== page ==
"It isn't that they're questions are particularly abstruse (a horrible word, thinks Lucas, who tends to heft them in the palm of his hand and familiarize himself with them depending on the color, the smell, or the touch." -Julio Corta'zar from A Certain Lucaus.



Problem of Communication

It's a problem of communication. Bertolt Brecht paved the way for an artwork with politcal meaning. I appreciate the beauty in a painting or a song or a book just as quickly as the next person, but I'm tiring of it. How long can this beauty thing be played out for?

I think it is time to stop looking for the beauty in artwork (and by artwork I mean, all levels of creation, writing, composing music, writing lyrics, political action, painting, sculpture, performance, etc.) and begin looking for the poetry in the artwork. Am I splitting hairs? Absolutely not. The defintion of poetry is the art of idealizing in thought and in expression. If we look for the poetry in the artwork, we begin asking ourselves a long list of questions. Its historical relevance, its level of intrigue, it's application. James Joyce says in Portrait of an Artist, and I'll paraphrase, that artists go through three stages in their artwork. First, the artwork is about themselves. Next the artwork is about themselves as they relate to the world, and then the artwork transcends to the poetic platue of being about the world. It is then fully applicable on a much broader scale. Paintings are too often relevant to painters. If they became relevant to the world, they'd become poetic rather than beautiful. Does this mean politics exclusively? Absolutley not. If an artwork is poetic, it is thought provoking. If the lyrics to a song are poetic, they are thought provoking. Only then does it produce the fractal geometric responses in it's audience. We need to thirst for an artwork that we can not put down. An artwork that goes through the entire cylce of digestion, becoming at first a bolus in our minds where we chew it thoroughly, seperating the vitamins from the fatty ingredients which are integral to our livelihood, and then staying with us, throughout the entire digestive process. We are then using the artwork for our own nutrition.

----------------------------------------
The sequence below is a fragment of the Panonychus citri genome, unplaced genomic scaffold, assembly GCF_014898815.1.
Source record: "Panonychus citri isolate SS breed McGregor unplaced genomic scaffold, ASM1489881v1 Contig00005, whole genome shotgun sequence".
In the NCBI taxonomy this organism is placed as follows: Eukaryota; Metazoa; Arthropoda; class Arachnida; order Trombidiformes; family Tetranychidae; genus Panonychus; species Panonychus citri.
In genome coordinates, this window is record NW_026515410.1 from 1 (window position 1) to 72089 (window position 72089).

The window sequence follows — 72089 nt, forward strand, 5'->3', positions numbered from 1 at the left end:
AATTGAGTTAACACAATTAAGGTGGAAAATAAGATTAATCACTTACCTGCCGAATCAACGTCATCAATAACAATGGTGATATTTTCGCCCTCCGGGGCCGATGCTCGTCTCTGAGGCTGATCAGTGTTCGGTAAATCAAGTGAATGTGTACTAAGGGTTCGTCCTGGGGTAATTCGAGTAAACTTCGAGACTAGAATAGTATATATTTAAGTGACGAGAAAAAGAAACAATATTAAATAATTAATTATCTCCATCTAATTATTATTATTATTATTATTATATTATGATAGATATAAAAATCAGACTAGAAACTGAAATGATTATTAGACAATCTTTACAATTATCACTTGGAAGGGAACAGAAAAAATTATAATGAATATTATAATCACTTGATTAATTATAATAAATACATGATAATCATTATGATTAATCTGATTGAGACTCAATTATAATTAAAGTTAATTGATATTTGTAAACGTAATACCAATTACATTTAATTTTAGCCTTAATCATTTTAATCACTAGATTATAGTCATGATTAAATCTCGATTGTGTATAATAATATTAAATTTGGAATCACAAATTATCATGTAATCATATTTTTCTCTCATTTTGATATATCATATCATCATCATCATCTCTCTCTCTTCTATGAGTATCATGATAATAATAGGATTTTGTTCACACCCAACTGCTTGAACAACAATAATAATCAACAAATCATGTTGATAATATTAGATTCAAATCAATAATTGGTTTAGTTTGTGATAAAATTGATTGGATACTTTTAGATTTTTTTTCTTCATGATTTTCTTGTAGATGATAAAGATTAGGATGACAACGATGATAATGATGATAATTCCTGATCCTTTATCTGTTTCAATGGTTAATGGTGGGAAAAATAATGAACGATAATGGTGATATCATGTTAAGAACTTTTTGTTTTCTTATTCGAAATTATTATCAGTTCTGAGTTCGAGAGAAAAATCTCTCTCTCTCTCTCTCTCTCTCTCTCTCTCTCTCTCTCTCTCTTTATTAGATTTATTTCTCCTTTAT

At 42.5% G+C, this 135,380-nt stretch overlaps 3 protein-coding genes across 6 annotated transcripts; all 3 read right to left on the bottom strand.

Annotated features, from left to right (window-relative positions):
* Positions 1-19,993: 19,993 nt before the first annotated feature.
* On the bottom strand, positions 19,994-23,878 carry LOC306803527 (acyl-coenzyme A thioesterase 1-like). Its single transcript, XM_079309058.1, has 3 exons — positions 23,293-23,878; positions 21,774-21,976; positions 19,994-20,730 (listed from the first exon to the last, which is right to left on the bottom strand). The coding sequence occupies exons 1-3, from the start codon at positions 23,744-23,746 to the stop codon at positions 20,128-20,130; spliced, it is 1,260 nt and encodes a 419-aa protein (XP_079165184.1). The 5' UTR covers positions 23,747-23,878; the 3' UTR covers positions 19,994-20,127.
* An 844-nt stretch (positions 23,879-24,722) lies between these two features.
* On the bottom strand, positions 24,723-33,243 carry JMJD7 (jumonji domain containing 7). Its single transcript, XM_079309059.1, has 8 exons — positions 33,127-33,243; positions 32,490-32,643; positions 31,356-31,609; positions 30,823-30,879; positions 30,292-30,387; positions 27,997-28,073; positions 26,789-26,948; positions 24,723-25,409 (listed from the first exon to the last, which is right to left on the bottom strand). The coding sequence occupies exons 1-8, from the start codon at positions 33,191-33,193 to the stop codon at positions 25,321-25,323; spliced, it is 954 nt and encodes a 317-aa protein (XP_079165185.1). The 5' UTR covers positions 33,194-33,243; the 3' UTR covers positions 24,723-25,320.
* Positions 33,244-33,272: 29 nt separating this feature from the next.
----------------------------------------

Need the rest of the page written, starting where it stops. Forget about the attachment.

A search for the beauty alone produces the perastaltic reaction, where we begin to digest the food, find the beauty, and then regurgitate the artwork before it has been fully digested, leaving it in a pile of bile in the bowl that Duchamp has signed and we have deemed as beautiful. It leaves us alone. This is a terrible place for artwork.



News Shorts from Dreamland, Tuesday Feb. 10 2004

Papers are released proving that George W. did his full time serving his country in the seventies. When asked he was quoted as saying, "Are you kidding me, I love war. I love killing. I'm gone Keel it!"

John Kerry wins VA and TN primaries by a long slide. I can't believe I'm gonna have to vote for this punk. He voted for the war, for the Patriot Act, did you hear me, FOR THE PATRIOT ACT! and he voted against civil union marriages. How can this be? Why are people voting for him? He doesn't love this country. He loves being a politician. Damnit. Lincoln was the greatest president simply because he did what was right for the country. The only reason he wanted to be re-elected was because he genuinley cared about America. If it's any consolation, Mr. Kerry, most of America would vote for Animal from the Muppets before they voted for George Bush, so don't let it go to your head.